These oddballs make music somewhere between psych rock, indie rock and post-punk and swish it all together until you feel like you're standing upside-down. A New Zealand super-group of sorts, their music is delightfully freeform, as evident in the blurred guitars of "The Deadly Tango". The songs 'Singles and Sundries' has to offer come from releases and recordings throughout the 1990s and are recommended for fans of surprisingly heavy, decidedly abstract guitar pop: they make a good replacement Pop Group.
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- Singles and Sundries by The Terminals
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Dissonant chord sequences and vocals that sound like they've been tracked in another room, the door slightly ajar: those things best characterise the Terminals, a band who's music usually sounded like it was banging against prison bars in a bid for escape. The scrappy, desperate tunes that make up 'Singles and Sundries' show them at their best, making refusing, arm-folded punk rock that only occasionally let its listener in from the cold. They recall the Pop Group, in that sense, though fans of contemporary noise rockers Women might be able to trace a lineage here too, in the pulsating grooves that nail theses shitgazing songs into place -- "Do the Void" lives up to its name, squeezing out every ounce of feedback it can into a torrid instrumental that keeps squealing for as long as the rhythm section can stand it.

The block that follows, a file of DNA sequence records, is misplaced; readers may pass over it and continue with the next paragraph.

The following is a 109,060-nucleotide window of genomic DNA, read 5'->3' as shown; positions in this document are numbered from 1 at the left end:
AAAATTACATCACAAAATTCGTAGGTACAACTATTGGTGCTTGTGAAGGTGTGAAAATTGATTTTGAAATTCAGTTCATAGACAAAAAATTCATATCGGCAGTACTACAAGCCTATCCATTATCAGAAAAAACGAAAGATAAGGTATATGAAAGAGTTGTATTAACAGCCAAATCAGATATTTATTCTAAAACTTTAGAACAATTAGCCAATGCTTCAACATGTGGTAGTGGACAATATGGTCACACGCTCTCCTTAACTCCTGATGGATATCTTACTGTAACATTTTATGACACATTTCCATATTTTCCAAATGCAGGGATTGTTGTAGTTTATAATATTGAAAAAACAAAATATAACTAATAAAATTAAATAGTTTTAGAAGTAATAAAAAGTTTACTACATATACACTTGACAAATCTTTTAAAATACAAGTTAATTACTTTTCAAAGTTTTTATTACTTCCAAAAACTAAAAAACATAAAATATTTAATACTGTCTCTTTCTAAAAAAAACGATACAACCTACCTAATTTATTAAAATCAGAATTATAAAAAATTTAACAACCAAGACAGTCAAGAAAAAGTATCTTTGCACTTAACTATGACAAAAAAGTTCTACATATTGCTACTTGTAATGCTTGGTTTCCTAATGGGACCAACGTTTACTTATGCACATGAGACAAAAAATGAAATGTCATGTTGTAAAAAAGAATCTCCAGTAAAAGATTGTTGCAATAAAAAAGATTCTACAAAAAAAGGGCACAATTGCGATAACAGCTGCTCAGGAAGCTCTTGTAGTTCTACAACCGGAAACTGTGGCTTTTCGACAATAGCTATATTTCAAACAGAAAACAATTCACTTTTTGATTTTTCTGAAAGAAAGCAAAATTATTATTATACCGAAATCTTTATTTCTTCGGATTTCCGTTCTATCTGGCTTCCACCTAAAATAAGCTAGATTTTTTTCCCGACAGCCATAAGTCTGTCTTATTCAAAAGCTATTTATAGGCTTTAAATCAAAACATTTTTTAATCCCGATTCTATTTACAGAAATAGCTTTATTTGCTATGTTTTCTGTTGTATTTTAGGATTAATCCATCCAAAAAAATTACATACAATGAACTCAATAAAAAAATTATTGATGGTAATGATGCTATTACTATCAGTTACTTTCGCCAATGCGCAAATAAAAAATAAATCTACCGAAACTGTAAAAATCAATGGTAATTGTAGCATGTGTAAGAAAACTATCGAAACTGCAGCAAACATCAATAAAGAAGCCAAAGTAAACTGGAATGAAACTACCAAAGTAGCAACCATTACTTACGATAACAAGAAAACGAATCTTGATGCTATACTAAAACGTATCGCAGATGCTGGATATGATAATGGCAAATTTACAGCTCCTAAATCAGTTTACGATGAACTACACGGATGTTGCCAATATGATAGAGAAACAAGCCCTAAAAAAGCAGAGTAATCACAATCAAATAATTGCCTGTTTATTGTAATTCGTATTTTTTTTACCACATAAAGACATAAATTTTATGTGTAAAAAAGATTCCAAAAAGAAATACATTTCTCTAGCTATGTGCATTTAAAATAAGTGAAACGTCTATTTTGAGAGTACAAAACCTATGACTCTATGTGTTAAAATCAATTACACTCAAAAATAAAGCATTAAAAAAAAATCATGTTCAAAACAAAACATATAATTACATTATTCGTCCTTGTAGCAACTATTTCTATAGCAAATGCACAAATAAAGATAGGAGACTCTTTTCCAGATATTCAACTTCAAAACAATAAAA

Part of noise rock's appeal is its disregard for itself, and for the most part, the Terminals aced that. There's a self-deprecating nature to vocalist Stephen Cogle, who surely influenced acts such as Unwound with his indifference; in tracks such as "Do The Void" and "Deadly Tango", he screams and mumbles but never enunciates, knowing that no one's really listening. At other times, though, he's mixed loudly and proudly, and uses the opportunity to sing in a dramatic, sweeping tenor not dissimilar from new rock collage team Ought -- like them, "Raining in My House" is kind of like listening to Slint sung by David Byrne. Songs like this show a more contained, reflective side to the Terminals, and moments like the twinkling guitar in "Both Ends Burning" show an overall healthier, happier band -- but there's always extra sound being mined, extracted and culled in the background. The Terminals were always murdering a guitar. That is, of course, a good thing.
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